Centralia Mine Fire Centralia, Pennsylvania No one knows exactly how it started, but a coal vein has been burning under the Pennsylvania mining town of Centralia since 1961. Some trace it back to careless trash incineration in an open pit mine igniting a coal vein. The fire crawled, insidiously, along coal-rich deposits far from the miner's pick, venting hot and poisonous gases up into town, through the basements of homes and businesses. With dawning horror, residents came to realize that the fire was not going to be extinguished, or ever burn itself out -- at least not until all the interconnected coal veins in eastern Pennsylvania were spent in some epic, meatless barbecue. The government eventually stepped in, and Centralia joined an elite club of communities, including Love Canal and Times Beach. We first visited in the mid-1980s, when 80% of Centralia had already been abandoned. Today, still no trench, but charred remains of Centralia hang on. It's dusk, and we don't see any signs of the fire.

Great Fire of London Detail of the Great Fire of London by an unknown painter, depicting the fire as it would have appeared on the evening of Tuesday, 4 September 1666 from a boat in the vicinity of Tower Wharf. The Tower of London is on the right and London Bridge on the left, with St. Paul's Cathedral in the distance, surrounded by the tallest flames. The Great Fire of London was a major conflagration that swept through the central parts of the English city of London, from Sunday, 2 September to Wednesday, 5 September 1666.[1] The fire gutted the medieval City of London inside the old Roman city wall. The Great Fire started at the bakery of Thomas Farriner (or Farynor) on Pudding Lane, shortly after midnight on Sunday, 2 September, and spread rapidly west across the City of London. The social and economic problems created by the disaster were overwhelming. London in the 1660s By the 1660s, London was by far the largest city in Britain, estimated at half a million inhabitants. Fire hazards in the City Sunday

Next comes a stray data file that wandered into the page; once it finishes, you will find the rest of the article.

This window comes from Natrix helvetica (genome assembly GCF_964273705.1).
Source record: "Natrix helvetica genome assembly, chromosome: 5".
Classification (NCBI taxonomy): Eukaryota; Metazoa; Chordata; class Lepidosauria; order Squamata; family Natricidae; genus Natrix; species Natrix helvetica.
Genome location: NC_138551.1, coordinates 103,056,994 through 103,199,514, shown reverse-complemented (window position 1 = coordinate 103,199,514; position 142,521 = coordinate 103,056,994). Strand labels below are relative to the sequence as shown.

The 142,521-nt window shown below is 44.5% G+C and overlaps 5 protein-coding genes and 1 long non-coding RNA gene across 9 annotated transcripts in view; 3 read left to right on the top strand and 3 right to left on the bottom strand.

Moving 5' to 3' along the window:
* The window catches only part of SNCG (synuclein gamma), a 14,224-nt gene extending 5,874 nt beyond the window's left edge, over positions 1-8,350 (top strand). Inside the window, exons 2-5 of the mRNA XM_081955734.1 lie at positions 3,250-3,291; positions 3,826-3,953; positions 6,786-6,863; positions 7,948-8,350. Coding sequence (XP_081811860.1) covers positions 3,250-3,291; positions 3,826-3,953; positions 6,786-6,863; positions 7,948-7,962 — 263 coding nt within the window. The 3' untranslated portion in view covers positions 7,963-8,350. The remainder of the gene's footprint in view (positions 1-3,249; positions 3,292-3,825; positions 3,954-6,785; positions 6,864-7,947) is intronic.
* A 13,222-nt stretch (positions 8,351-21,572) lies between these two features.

Gunkanjima: l'isola fantasma. ENGLISH VERSION: Gunkanjima: the ghost island L'isola di Hashima, sperduta tra le 505 isole disabitate della prefettura di Nagasaki, in Giappone, è un luogo spettrale e affascinante, meta di un insolito turismo avventuroso e alternativo. L'isola è chiamata anche Gunkanjima, che significa "nave da guerra", per via dell'aspetto che assume il suo profilo sul letto dell'Oceano: un'isola grigia e decadente, circondata da un grande muro di cemento e i cui edifici prossimi al collasso vanno a delineare la forma di una specie di grande nave da guerra. Questa misteriosa isola fu costruita sopra un'importante miniera di carbone (di proprietà della Mitsubishi) che, nel periodo compreso tra il 1887 ed il 1974, contribuiva notevolmente a rifornire di energia la città di Nagasaki, che si trovava ad un'ora di navigazione. Nel periodo di massima attività l'isola produceva 410.000 tonnellate di carbone all'anno, una produzione intensa che andava però a discapito della vita umana. Altri link: